Work email ban after hours in New York City may become law

By JobsFOXBusiness

NYC may ban companies from forcing workers to check emails outside of work

The Silent Partner Marketing CEO Kyle Reyes on the newly proposed New York City law that would make it illegal for employers to demand that their workers respond to emails outside of the office.

Fed up with having to check job-related email after hours? Think there ought to be a law?

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Legislation in New York City would make it illegal for employees to access work-related email outside their regular work schedules.

Rafael Espinal, representing the 37th District in New York City, is set to introduce a bill at the City Council meeting on Thursday to give New Yorkers the right to disconnect.

“This is a serious law, and I think that in the form that it is right now, I can’t imagine that it’s going to pass, but stranger things have happened,” Kyle Reyes, The Silent Partner Marketing CEO, said during an interview on FOX Business’ “Risk & Reward” on Monday.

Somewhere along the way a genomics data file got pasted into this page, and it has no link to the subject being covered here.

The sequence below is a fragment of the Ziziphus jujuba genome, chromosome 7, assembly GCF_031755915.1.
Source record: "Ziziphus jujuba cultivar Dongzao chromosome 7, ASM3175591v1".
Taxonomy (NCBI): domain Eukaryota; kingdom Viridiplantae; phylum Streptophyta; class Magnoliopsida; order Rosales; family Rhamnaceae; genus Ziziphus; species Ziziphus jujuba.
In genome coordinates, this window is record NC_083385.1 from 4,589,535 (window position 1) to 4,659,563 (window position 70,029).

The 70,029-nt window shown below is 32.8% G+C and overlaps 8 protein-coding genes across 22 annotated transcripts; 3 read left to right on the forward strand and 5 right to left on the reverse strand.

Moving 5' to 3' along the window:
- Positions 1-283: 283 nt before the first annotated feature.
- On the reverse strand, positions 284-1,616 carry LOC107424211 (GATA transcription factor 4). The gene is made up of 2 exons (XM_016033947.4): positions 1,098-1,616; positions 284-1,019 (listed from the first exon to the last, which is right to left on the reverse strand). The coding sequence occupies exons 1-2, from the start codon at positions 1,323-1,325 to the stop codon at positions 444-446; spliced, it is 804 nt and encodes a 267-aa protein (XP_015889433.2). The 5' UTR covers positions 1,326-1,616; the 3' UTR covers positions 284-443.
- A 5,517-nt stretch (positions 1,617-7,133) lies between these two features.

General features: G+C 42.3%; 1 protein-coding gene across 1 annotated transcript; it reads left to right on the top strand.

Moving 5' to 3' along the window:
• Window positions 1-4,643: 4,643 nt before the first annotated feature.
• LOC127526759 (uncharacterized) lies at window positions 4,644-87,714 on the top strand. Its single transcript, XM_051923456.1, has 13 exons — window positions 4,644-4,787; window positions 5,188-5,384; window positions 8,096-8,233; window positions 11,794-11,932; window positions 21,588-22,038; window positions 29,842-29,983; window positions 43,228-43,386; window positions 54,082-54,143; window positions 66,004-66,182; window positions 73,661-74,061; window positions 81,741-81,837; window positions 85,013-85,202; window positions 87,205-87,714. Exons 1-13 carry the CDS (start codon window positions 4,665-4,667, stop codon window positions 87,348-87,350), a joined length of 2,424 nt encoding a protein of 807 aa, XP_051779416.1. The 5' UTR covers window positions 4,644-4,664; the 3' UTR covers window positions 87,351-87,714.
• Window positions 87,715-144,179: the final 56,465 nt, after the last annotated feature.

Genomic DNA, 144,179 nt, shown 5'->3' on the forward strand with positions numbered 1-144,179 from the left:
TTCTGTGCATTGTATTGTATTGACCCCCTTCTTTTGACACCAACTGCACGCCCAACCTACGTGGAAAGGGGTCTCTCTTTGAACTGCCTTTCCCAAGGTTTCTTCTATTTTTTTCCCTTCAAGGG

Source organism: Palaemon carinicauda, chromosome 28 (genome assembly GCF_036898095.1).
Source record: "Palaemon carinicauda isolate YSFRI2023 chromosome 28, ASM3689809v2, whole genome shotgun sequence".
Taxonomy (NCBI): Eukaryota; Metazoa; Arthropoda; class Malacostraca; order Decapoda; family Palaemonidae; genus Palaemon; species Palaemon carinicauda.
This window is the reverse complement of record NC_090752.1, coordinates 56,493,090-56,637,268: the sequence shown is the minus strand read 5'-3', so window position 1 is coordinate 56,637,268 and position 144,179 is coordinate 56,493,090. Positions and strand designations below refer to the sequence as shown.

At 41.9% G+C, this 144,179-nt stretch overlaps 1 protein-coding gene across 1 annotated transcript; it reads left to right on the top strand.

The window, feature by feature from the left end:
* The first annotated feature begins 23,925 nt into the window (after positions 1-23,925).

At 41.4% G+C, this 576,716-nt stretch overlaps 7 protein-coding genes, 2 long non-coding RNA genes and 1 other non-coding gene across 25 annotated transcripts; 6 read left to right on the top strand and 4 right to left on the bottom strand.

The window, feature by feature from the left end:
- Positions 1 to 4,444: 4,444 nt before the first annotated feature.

Work-life balance is unique to the individual and shouldn’t be legislated, according to Reyes.

“To pass legislation saying, ‘You can’t force your employees to check emails after hours,’ there are no exemptions in the way it’s written right now that we can see that provided exemptions for police or for medical professionals,” he said.

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Reyes said New York City has had a long-standing history of making mistakes when passing “knee-jerk” legislation and cited the city’s efforts to limit the number of rounds in magazines without considering the impact on the police department.

“They had to go back to the drawing board when all of a sudden, the police department said, ‘Hey, we have more than seven rounds in a magazine,’ ” Reyes said.

Reyes, whose marketing consulting firm is based in Connecticut, said the New York City email legislation would disenfranchise workers who are trying to work harder and earn a promotion.

“Anytime the government puts its hand in a business and takes away from the ability for an employee to outshine and outperform and show their own skills and abilities, we’re making a mistake,” he said.

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